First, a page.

CLHIA comments on OSFI Draft Guideline E-22

Date de parution : 11/26/2015
Personne(s)-ressource(s) : James Wood

November 26, 2015

Mr. Patrick Tobin
Capital Specialist, Bank Capital
Office of the Superintendent of Financial Institutions Canada
255 Albert Street
Ottawa, Ontario K1A 0H2

Dear Mr. Tobin:

Re: OSFI Draft Guideline E-22 – Margin Requirements for Non-Centrally Cleared Derivatives

We appreciate the opportunity to provide comments on OSFI draft Guideline E-22 Margin Requirements for non-centrally cleared derivatives.

Established in 1894, the Canadian Life and Health Insurance Association (CLHIA) is a voluntary trade association that represents companies which together account for 99 per cent of Canada’s life and health insurance business. The industry, which provides employment to about 150,000 Canadians and has assets in Canada of over $721 billion, protects about 28 million Canadians through products such as life insurance, annuities, registered retirement savings plans, disability insurance and supplementary health plans. It pays benefits of almost $84 billion a year to Canadians and manages about two-thirds of Canada’s pension plans. Canadian life insurance companies participate as end-users in Canadian and foreign derivatives markets.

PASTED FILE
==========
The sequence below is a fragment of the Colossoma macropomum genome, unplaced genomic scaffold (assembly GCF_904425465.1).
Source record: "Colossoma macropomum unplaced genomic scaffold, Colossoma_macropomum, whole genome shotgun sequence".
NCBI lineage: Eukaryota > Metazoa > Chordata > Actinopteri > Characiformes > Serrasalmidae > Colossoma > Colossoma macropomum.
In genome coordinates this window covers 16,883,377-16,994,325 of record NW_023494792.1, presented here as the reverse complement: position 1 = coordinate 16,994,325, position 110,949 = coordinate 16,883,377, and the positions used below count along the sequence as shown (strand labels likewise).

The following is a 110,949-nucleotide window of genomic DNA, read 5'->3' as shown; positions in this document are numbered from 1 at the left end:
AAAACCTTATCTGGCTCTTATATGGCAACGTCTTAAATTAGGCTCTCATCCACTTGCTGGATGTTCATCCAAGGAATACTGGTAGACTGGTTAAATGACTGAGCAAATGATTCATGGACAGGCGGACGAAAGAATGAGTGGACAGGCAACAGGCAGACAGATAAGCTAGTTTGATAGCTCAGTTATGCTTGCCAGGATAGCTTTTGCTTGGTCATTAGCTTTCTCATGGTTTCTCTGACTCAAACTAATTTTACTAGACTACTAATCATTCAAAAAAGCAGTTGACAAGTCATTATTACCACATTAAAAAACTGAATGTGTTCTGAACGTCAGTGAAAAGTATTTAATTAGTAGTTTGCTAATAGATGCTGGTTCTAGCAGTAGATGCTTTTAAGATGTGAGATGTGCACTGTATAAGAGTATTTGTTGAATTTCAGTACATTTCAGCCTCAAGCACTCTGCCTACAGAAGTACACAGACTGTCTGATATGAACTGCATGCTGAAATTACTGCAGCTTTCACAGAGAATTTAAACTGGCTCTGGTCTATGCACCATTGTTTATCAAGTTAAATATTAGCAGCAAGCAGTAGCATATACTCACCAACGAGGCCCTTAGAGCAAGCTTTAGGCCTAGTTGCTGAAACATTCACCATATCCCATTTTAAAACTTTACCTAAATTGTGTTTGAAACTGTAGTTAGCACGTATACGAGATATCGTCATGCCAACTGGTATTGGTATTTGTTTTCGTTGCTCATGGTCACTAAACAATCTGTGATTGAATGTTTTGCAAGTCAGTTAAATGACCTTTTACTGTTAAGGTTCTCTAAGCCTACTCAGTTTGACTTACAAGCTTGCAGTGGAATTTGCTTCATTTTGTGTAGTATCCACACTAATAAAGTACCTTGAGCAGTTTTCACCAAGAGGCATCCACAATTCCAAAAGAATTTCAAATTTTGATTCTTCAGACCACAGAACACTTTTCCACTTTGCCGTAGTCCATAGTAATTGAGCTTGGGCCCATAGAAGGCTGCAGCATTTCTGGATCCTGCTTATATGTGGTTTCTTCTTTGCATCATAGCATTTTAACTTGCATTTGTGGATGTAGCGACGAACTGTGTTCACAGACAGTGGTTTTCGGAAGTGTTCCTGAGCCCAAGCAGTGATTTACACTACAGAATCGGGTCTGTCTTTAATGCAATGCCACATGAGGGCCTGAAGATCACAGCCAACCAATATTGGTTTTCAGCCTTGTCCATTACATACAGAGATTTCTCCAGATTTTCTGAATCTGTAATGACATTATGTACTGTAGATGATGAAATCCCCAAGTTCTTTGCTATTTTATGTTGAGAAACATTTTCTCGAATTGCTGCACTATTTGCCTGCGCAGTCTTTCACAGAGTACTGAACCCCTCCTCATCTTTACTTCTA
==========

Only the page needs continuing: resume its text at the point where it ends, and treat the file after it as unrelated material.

Generally speaking, we think that OSFI is on the right track with draft Guideline E-22. We understand that the guidance aims to mitigate systemic risk in the financial sector and promote central clearing of derivatives where practicable. We agree that it is preferable for OSFI to create a guideline which contains the margin requirements that OSFI would use to ensure the mitigation of systemic risk in the derivatives market and promotes central clearing rather than to simply rely on the Basel Committee on Banking Supervision-International Organization of Securities Commissions (BCBS/IOSCO) framework. We believe that it is helpful for Canadian financial institutions to be provided with guidance on OSFI’s application and expectations surrounding the margin requirements, in a Canadian context...